St Brigid's Day
Celebrating the creativity of women
In Ireland, 1 February marks the beginning of spring and the celebration of Lá Fhéile Bríde, St Brigid’s Day.
The day has long symbolised hope, renewal and the feminine.
Since 2018, Irish Embassies and Consulates across the world have been marking the day by celebrating the creativity of women, through a broad programme of events.
From Washington to Warsaw, Sydney to Santiago, London to Lilongwe, Ireland’s diplomatic network, in partnership with local communities is celebrating the remarkable contribution women have made – and continue to make - across the world.
"I am Brigid"
We asked a number of Irish women who are trailblazers in their fields for their thoughts on St Brigid’s Day and what it should encapsulate in 2023 and into the future. Read what they told us.
St Brigid's Day 2023
St Brigid's Day around the world in 2023
This year marks the sixth global St Brigid’s Day programme celebrating the achievements of women.
Textile artists from around the world were invited to contribute unique individual artworks for St Brigid's Day 2023.
Events around Ireland
Ireland has an exciting programme of events lined up to celebrate St Brigid’s Day.
St Brigid's Day EU50 Lecture
Síofra O’Leary, President of the European Court of Human Rights, will deliver the second lecture in the Department’s EU50 lecture series. Livestream available.
St Brigid's Day 2022
Port Naomh Bríd
To celebrate St. Brigid’s Day 2022, the Department of Foreign Affairs and the ITMA – Irish Traditional Music Archive, collaborated on three short online films.
St Brigid’s Jig/Port Naomh Bríd is composed by uillean piper Louise Mulcahy. The piece was performed by Louise Mulcahy, Caitlín Nic Gabhann and Síle Denvir.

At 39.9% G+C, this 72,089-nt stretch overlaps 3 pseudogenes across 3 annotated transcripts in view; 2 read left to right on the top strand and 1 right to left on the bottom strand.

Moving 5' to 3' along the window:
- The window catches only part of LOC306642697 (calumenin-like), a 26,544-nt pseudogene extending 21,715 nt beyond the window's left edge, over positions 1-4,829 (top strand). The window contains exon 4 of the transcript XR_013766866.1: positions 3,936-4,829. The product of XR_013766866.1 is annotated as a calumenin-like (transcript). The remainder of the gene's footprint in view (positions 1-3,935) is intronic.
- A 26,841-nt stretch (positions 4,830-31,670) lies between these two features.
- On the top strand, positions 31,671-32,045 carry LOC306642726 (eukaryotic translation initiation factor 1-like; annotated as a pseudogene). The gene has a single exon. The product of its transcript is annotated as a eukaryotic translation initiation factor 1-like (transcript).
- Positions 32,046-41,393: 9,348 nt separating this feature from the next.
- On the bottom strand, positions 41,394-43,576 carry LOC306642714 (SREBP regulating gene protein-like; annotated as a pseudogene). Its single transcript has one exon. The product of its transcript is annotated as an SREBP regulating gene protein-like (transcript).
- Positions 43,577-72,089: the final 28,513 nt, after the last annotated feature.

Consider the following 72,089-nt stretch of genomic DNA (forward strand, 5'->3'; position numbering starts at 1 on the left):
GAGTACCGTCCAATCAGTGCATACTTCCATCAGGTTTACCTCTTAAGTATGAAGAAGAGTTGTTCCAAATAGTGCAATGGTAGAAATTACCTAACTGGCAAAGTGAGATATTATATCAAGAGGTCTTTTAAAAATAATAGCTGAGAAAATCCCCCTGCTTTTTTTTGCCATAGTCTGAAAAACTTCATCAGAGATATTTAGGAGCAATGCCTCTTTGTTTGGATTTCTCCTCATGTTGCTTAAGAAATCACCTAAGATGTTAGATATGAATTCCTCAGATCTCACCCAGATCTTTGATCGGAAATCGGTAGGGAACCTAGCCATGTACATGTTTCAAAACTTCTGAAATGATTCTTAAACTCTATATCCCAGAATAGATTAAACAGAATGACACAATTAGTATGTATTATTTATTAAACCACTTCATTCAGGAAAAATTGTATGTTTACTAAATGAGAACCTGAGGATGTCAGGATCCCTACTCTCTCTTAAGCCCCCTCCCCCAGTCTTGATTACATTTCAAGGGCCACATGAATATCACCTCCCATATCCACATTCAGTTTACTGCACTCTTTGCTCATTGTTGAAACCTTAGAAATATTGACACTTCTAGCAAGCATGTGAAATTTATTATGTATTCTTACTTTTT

>> Watch now
Three poems for Brigid
At Bridget's Well
At Bridget’s Well is written by poet Doireann Ní Ghríofa and read by Osaro Azams. Music by Syn, Full Moon, Gash Collective.
Written by Nidhi Zak/Aria Eipe and read by Caitríona Ennis. Music by Dreamcycles - Abrasive Routes, Queeste.
Old biddy talk
Old Biddy Talk is written by Paula Meehan and read by Ruth McCabe. Music by Dowry, In É.
Celtic festival of Imbolc
Like many other feast days in the Irish calendar, Brigid predates Christianity. Her roots lie in the Celtic festival of Imbolc, the feast of the goddess Brigid, celebrated at least five millennia ago.
Healing, fire, and poetry
In old Irish, Imbolc means "in the belly", a reference to lambing and the renewal spring promises. Brigid was a triple goddess – of healing, fire, and poetry – and the saint who took her name, born in 450 AD, carried some of those same associations.
The patron saint of poets and midwives, by legend, she maintained a sacred fire by the monastery she founded in Kildare. Alongside St Patrick and St Columcille, she is one of Ireland’s three patron saints.
Anniversary of St Brigid
In 2024, Ireland will mark the 1,500th anniversary of St Brigid’s passing with a special programme of events nationwide. This year is also special, with St Brigid’s Day celebrated for the first time by a public holiday.